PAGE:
DataPoints: Voters value higher ed (with an asterisk)


The American public may have little trust in U.S. higher education, but it recognizes its value, according to a new report from the centrist think tank Third Way. However, that view may be changing.

A spring survey of 1,500 registered voters nationwide found that Americans have an overwhelmingly favorable view of trade schools (77%), public community colleges (75%) and, to a lesser extent, four-year colleges and universities (65%). Only 37% view for-profit institutions favorably.

Despite the promising figures, 65% of voters believe fewer high school graduates will pursue higher education in the next decade because it doesn’t offer the same value and advantage in the job market as it once did, according to the report.

“This should ring the alarm for higher education advocates and institutional leaders that approximately two-thirds of voters see the value of higher education depreciating over the next 10 years,” the report says.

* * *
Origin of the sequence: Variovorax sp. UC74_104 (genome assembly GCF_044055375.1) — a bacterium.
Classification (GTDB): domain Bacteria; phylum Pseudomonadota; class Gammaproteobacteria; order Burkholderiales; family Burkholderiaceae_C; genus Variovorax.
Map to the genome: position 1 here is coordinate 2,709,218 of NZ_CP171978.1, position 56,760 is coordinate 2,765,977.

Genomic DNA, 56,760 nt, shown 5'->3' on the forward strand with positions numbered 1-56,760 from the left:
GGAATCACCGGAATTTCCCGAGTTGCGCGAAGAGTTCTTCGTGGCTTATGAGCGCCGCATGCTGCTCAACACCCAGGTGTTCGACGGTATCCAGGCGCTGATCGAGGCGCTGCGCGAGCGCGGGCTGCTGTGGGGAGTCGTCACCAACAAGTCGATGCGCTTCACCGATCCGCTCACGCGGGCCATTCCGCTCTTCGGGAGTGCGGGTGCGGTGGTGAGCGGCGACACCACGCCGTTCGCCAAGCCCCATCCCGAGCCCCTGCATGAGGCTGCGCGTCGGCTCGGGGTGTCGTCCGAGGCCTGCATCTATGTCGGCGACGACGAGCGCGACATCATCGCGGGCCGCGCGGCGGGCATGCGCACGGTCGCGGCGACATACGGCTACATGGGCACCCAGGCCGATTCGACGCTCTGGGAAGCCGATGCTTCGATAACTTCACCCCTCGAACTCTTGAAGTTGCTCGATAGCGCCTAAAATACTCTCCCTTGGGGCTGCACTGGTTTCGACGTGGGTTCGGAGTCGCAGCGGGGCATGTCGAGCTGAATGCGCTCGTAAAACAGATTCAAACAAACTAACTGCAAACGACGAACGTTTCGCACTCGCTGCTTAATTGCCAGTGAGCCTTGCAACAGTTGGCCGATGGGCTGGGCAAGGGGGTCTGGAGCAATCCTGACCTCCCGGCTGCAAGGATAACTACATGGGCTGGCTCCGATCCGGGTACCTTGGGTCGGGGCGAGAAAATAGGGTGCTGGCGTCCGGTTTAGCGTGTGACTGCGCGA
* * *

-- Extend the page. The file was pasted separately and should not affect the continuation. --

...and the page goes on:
The survey also gauged the public’s view of the federal government’s role in higher education. About six in 10 voters (62%) indicated the government should provide basic guardrails to ensure students don’t take out loans to attend college that would leave them worse off than when they started, the report says. Seven in 10 believe that college programs should have to demonstrate their students can earn enough money to pay back their student loans in order to receive federal student aid, with nearly two-thirds (64%) indicating that institutions shouldn’t be able to access such aid if their graduation rate is less than 25%.

“Vast majorities of voters believe that policymakers should put the focus on reforms that ensure Americans can graduate with the skills they need for good, high-paying jobs,” the report says.

About the Author

Matthew Dembicki
Matthew Dembicki edits Community College Daily and serves as associate vice president of communications for the American Association of Community Colleges.
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